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Treatment Regimens for Latent TB Infection (LTBI)

The four treatment regimens for latent TB infection (LTBI) use isoniazid (INH), rifapentine (RPT), or rifampin (RIF). While all the regimens are effective, healthcare providers should prescribe the more convenient shorter regimens, when possible. Patients are more likely to complete shorter treatment regimens.

Treatment must be modified if the patient is a contact of an individual with drug-resistant TB disease. Consultation with a TB expert is advised if the known source of TB infection has drug-resistant TB.

CDC has updated the recommendations for use of once-weekly isoniazid-rifapentine for 12 weeks (3HP) for treatment of latent TB infection.

Latent TB Infection Treatment Regimens

Latent TB Infection Treatment Regimens 
Drugs Duration Interval Comments
Isoniazid and Rifapentine 3 months Once weekly* Not recommended for persons who are:
  • Less than 2 years old,
  • Living with HIV/AIDS and taking antiretroviral medications with clinically significant or unknown drug interactions with rifapentine,
  • Presumed infected with INH- or RIF-resistant M. tuberculosis, and
  • Women who are pregnant or expect to become pregnant within the 12 week regimen.
Rifampin 4 months Daily Not recommended for persons who are:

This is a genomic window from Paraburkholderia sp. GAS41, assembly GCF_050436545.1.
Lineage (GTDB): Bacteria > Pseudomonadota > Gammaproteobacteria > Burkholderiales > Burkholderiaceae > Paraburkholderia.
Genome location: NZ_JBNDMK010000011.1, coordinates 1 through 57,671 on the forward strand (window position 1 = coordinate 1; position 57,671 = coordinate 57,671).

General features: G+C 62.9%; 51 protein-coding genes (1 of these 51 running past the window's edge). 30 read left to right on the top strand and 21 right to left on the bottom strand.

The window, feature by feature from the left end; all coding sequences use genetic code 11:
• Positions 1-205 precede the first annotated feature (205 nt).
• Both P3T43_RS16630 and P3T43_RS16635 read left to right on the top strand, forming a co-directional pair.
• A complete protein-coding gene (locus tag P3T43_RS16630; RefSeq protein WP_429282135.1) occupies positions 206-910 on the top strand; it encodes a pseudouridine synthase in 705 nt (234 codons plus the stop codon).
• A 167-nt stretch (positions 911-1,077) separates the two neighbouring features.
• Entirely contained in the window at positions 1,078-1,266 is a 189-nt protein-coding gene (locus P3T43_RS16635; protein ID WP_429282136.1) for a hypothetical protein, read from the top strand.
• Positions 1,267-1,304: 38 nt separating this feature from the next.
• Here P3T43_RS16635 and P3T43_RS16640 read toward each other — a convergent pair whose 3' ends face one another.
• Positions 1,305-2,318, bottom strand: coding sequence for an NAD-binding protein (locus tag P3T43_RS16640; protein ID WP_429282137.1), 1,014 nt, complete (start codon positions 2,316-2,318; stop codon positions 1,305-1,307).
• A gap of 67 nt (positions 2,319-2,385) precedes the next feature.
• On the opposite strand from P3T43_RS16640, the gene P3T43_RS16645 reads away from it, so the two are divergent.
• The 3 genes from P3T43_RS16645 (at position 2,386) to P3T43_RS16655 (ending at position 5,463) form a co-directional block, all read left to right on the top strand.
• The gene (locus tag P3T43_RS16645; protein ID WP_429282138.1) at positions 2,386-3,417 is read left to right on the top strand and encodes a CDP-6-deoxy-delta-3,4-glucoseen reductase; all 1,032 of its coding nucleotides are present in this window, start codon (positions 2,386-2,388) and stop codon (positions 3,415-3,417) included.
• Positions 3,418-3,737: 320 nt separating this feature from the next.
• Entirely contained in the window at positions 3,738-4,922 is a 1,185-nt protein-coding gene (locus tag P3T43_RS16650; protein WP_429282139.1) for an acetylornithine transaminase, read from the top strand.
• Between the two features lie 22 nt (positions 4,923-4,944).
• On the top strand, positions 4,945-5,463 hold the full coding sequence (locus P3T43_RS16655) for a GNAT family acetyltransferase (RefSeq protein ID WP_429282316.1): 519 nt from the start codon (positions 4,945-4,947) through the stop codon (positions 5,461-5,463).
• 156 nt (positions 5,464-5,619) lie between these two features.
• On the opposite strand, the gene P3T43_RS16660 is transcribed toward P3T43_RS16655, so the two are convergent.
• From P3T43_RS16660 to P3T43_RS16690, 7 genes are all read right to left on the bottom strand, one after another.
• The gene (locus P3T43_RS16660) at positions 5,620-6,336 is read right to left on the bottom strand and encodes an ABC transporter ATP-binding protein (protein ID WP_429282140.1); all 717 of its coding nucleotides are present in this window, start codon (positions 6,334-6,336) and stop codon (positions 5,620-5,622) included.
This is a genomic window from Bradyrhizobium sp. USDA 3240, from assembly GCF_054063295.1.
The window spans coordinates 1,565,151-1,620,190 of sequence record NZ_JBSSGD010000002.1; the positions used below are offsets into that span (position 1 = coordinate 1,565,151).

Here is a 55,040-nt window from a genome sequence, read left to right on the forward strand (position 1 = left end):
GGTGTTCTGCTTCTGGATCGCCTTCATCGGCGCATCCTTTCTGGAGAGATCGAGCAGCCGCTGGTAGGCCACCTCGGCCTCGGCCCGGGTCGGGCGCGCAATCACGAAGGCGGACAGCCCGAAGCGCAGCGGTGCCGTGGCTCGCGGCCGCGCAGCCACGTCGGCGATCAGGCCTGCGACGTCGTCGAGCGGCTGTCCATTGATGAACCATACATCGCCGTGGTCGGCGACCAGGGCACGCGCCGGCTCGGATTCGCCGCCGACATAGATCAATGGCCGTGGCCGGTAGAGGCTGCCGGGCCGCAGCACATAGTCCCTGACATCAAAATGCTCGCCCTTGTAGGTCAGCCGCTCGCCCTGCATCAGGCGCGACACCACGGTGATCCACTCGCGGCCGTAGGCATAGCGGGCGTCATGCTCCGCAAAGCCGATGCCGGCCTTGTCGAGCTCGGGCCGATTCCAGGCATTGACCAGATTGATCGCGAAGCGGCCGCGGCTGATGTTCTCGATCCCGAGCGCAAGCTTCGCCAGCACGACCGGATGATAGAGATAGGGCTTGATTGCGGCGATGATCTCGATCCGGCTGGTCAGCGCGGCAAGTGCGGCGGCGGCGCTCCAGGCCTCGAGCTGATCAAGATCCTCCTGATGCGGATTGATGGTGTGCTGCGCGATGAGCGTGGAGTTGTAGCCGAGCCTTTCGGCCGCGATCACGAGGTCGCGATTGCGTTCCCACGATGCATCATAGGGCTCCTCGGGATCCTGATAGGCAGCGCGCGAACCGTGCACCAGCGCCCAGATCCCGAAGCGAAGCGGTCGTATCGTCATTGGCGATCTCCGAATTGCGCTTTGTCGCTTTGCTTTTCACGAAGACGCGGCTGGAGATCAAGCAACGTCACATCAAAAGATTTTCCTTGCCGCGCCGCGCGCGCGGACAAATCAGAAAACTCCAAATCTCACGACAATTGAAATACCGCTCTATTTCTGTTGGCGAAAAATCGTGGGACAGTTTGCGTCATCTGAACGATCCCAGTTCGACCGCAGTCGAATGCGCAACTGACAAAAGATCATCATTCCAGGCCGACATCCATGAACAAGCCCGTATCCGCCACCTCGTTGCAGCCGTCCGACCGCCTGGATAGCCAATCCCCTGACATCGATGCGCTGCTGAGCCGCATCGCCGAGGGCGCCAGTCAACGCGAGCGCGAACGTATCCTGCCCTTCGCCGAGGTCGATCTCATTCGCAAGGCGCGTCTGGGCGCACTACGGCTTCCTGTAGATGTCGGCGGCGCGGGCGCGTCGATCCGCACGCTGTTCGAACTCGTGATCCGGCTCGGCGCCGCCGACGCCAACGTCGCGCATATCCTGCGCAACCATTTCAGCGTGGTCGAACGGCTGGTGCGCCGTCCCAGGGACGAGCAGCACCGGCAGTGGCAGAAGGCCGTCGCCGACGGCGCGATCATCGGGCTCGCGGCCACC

• Living with HIV/AIDS and taking antiretroviral medications with clinically significant or unknown drug interactions with rifampin (rifabutin may be used as a substitute),
  • Presumed infected with RIF-resistant M. tuberculosis, and
  • Women who are pregnant or expect to become pregnant within the 4 month regimen.
Isoniazid 6 months Daily Not recommended for persons who are presumed infected with INH-resistant M. tuberculosis.
Twice weekly** Not recommended for persons who are presumed infected with INH-resistant M. tuberculosis.
Isoniazid 9 months Daily Not recommended for persons who are presumed infected with INH-resistant M. tuberculosis.

 

Preferred treatment for:

  • Persons living with HIV AIDS and taking antiretroviral medications with clinically significant or unknown drug interactions with once-weekly rifapentine or daily rifampin,
  • Pregnant women (with pyridoxine/vitamin B6 supplements)
Twice weekly** Not recommended for persons who are presumed infected with INH-resistant M. tuberculosis.

 

Preferred treatment for pregnant women (with pyridoxine/vitamin B6 supplements)

*Use Directly Observed Therapy (DOT) or Self-Administered Therapy (parentally-administered SAT to children)

**Use Directly Observed Therapy (DOT)

Note: Due to the reports of severe liver injury and deaths, CDC recommends that the combination of rifampin (RIF) and pyrazinamide (PZA) should not be offered for the treatment of latent TB infection.

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